A national study shows Americans affected by the economic downturn displaying symptoms of severe mental illness at a much greater rate than those who haven’t been affected.
Unemployed Americans are four times as likely as those with jobs to report symptoms consistent with severe mental illness and twice as likely to report concern with their mental health, according to a September survey conducted for Mental Health America and the National Alliance on Mental Illness in collaboration with the Depression is Real Coalition.
Additionally – workers who are employed full-time but faced involuntary changes in their employment status – such as pay cuts or reduced hours – were twice as likely to report such symptoms.
In the survey, 13 percent of unemployed persons reported thoughts of harming themselves (four times more than full-time workers) and half reported difficulty in obtaining healthcare.
While economic difficulties typically cause increased anxiety, the magnitude of the effect reported was alarming, says David Shern, Ph.D., president and CEO of Mental Health America.
Although historically there’s a rise in suicide during economic downturns, Shern says he was struck by the “fourfold increase” of people with suicidal ideations. He was also concerned by the severity of the reported symptoms.
Compounding problems for the unemployed is what Shern calls an “upside-down system” – unemployed people who need mental health care no longer have the health insurance that might help them get it.
Of those surveyed who have not spoken to a health professional about concerns, 42 percent said cost or lack of insurance coverage was the primary reason.
Michael J. Fitzpatrick, MSW, executive director of the National Alliance on Mental Illness, is trying to get a message out to the uninsured – help is available. “Community mental health centers are available and will work out the financial end of it. The best case down the road is that everybody will have health benefits. But even today there are alternatives if you need help.”
Fitzpatrick says he’s never seen an economic downturn this difficult. “There’s a real human impact,” he says. “We haven’t seen anything this bad and this protracted since the Great Depression. People need support. They need to know there are places to go to get help.”
Shern says his organization is trying to raise public awareness and encourages people to visit its Web site, (liveyourlifewell.org), which features evidence-based strategies for managing stress.
Of the nearly 20 percent of respondents reporting involuntary job changes in the past year (such as pay cut or reduced hours), twice as many were likely to report symptoms consistent with severe mental illness and five times more likely to report feeling hopeless, even though they remained employed.
“The major operational variable has to do with unpredictability,” Shern says. “When we talk about people experiencing toxic stress or chronic stress, typically what you mean are people living in an environment where they don’t feel like they can accurately predict what’s going to happen. They have a tendency to live in a constant state of activation. It’s a sense of being sort of off-kilter, off-balance, unable to predict what is going to happen.”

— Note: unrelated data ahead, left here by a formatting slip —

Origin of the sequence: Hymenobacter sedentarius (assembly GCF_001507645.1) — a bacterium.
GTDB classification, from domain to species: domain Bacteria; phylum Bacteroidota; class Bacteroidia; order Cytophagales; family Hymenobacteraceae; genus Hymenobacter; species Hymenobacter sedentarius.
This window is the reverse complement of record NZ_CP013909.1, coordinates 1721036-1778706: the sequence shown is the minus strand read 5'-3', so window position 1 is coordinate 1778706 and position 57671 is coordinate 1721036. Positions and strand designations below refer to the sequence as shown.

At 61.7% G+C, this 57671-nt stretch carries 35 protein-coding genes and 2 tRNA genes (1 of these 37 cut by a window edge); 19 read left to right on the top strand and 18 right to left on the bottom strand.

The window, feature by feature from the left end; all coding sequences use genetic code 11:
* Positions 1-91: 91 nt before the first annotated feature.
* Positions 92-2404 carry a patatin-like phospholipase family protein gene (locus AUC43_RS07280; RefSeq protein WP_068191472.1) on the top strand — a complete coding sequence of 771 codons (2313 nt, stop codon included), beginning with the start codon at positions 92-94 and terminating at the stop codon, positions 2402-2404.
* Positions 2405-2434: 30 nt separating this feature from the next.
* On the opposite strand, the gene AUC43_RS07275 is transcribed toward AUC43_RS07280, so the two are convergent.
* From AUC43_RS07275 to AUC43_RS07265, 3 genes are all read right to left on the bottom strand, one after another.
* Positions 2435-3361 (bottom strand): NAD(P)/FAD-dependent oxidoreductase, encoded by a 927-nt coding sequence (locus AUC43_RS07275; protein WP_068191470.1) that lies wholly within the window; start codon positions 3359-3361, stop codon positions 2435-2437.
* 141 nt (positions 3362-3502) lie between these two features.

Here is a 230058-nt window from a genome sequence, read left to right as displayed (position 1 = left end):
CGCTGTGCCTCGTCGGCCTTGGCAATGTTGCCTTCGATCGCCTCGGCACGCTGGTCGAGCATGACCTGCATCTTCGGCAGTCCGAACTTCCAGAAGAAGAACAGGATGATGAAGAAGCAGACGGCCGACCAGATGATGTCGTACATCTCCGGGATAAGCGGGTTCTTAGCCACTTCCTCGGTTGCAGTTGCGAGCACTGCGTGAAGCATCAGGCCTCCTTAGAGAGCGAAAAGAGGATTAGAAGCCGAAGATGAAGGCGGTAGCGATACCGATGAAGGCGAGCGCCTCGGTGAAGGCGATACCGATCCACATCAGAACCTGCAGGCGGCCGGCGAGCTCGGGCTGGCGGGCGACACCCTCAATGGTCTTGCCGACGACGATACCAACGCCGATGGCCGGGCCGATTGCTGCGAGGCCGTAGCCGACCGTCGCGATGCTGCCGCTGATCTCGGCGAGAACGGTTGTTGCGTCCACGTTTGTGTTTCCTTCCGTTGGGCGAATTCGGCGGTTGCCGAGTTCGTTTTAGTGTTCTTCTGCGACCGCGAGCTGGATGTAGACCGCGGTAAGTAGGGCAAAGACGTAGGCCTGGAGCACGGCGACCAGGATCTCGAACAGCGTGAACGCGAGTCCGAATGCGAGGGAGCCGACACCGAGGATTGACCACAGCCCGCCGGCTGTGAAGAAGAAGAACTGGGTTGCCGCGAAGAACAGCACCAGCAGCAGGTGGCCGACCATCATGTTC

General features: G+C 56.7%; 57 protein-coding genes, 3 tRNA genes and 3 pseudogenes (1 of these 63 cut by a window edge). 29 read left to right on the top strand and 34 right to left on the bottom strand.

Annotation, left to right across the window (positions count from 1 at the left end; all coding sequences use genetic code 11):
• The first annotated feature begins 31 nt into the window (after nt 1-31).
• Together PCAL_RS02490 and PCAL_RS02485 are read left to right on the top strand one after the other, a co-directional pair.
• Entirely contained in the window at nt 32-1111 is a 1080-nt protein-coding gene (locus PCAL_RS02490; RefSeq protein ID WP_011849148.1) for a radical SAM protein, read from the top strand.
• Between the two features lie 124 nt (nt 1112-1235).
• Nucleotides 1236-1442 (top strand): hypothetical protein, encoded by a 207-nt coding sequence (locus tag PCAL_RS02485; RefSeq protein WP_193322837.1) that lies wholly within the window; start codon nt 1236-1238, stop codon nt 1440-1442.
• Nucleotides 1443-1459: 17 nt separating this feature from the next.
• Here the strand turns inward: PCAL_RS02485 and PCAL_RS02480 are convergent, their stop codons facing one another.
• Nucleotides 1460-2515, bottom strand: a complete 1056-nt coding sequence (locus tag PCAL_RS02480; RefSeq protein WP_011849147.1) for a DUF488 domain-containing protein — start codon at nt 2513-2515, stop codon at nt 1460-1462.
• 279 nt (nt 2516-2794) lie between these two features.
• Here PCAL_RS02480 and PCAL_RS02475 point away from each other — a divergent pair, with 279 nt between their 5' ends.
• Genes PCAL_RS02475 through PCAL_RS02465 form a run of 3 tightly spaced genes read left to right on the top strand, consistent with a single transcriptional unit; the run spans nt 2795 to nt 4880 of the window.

Elaine Ducharme Ph.D, a licensed psychologist in Glastonbury, Conn., says many people who weren’t affected at the start of the economic downturn are now feeling its long-term effects.
She is seeing patients face foreclosures, downsizing, the depletion of unemployment benefits and some couples who both lost their jobs. In addition to observing concrete financial effects, she’s also helping patients cope with changing roles within the family – such as women becoming the primary breadwinners while their husbands stay home with the children.
“It’s a change in identity for people,” she says. Ducharme says she has treated some patients pro bono or at a low fee. “I think therapists are doing those kinds of things and trying to work with people so that their lives aren’t disrupted.”
She says many affected families have never had to worry about finances before.
Fitzpatrick notes that many Americans who are experiencing job loss or downsizing have never been in the mental health system. “So you have the stigma and anxiety about going to see a mental health professional,” he says. “I think the concern we had is people recognize what they are experiencing and that they access treatment. The message we tried to give out with this survey is that depression is really treatable.”
Ducharme says other factors – like political divide and even swine flu – are adding to the stress. “People can take a certain amount and they are okay and they can cope and be resilient. But after three or four things hit, you just can’t be so resilient anymore and you start to fall apart.
“And when you start to fall apart, we often don’t use our better coping mechanisms,” she says, leading people to drink or smoke more, stop exercising or isolate themselves.
The survey showed that unemployed people were twice as likely to report concern with their use of alcohol or drugs during the last six months.